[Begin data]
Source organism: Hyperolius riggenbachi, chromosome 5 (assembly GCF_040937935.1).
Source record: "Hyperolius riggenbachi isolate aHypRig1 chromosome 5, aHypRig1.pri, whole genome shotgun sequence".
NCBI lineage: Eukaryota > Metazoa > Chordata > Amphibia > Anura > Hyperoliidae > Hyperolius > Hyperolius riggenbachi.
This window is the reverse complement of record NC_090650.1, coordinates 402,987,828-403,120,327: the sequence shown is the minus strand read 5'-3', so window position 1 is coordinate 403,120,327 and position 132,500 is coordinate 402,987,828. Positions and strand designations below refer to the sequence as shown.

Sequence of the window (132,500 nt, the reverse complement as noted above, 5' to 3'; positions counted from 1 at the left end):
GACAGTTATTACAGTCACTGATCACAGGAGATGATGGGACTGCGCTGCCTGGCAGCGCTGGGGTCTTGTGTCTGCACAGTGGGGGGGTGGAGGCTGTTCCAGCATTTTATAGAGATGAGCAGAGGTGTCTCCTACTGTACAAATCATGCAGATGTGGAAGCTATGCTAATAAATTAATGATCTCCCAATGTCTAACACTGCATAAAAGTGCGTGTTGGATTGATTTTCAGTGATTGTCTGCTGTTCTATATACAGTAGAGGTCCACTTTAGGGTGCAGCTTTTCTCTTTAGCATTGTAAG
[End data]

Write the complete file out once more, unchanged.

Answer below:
Source organism: Hyperolius riggenbachi, chromosome 5 (assembly GCF_040937935.1).
Source record: "Hyperolius riggenbachi isolate aHypRig1 chromosome 5, aHypRig1.pri, whole genome shotgun sequence".
NCBI lineage: Eukaryota > Metazoa > Chordata > Amphibia > Anura > Hyperoliidae > Hyperolius > Hyperolius riggenbachi.
This window is the reverse complement of record NC_090650.1, coordinates 402,987,828-403,120,327: the sequence shown is the minus strand read 5'-3', so window position 1 is coordinate 403,120,327 and position 132,500 is coordinate 402,987,828. Positions and strand designations below refer to the sequence as shown.

Sequence of the window (132,500 nt, the reverse complement as noted above, 5' to 3'; positions counted from 1 at the left end):
GACAGTTATTACAGTCACTGATCACAGGAGATGATGGGACTGCGCTGCCTGGCAGCGCTGGGGTCTTGTGTCTGCACAGTGGGGGGGTGGAGGCTGTTCCAGCATTTTATAGAGATGAGCAGAGGTGTCTCCTACTGTACAAATCATGCAGATGTGGAAGCTATGCTAATAAATTAATGATCTCCCAATGTCTAACACTGCATAAAAGTGCGTGTTGGATTGATTTTCAGTGATTGTCTGCTGTTCTATATACAGTAGAGGTCCACTTTAGGGTGCAGCTTTTCTCTTTAGCATTGTAAG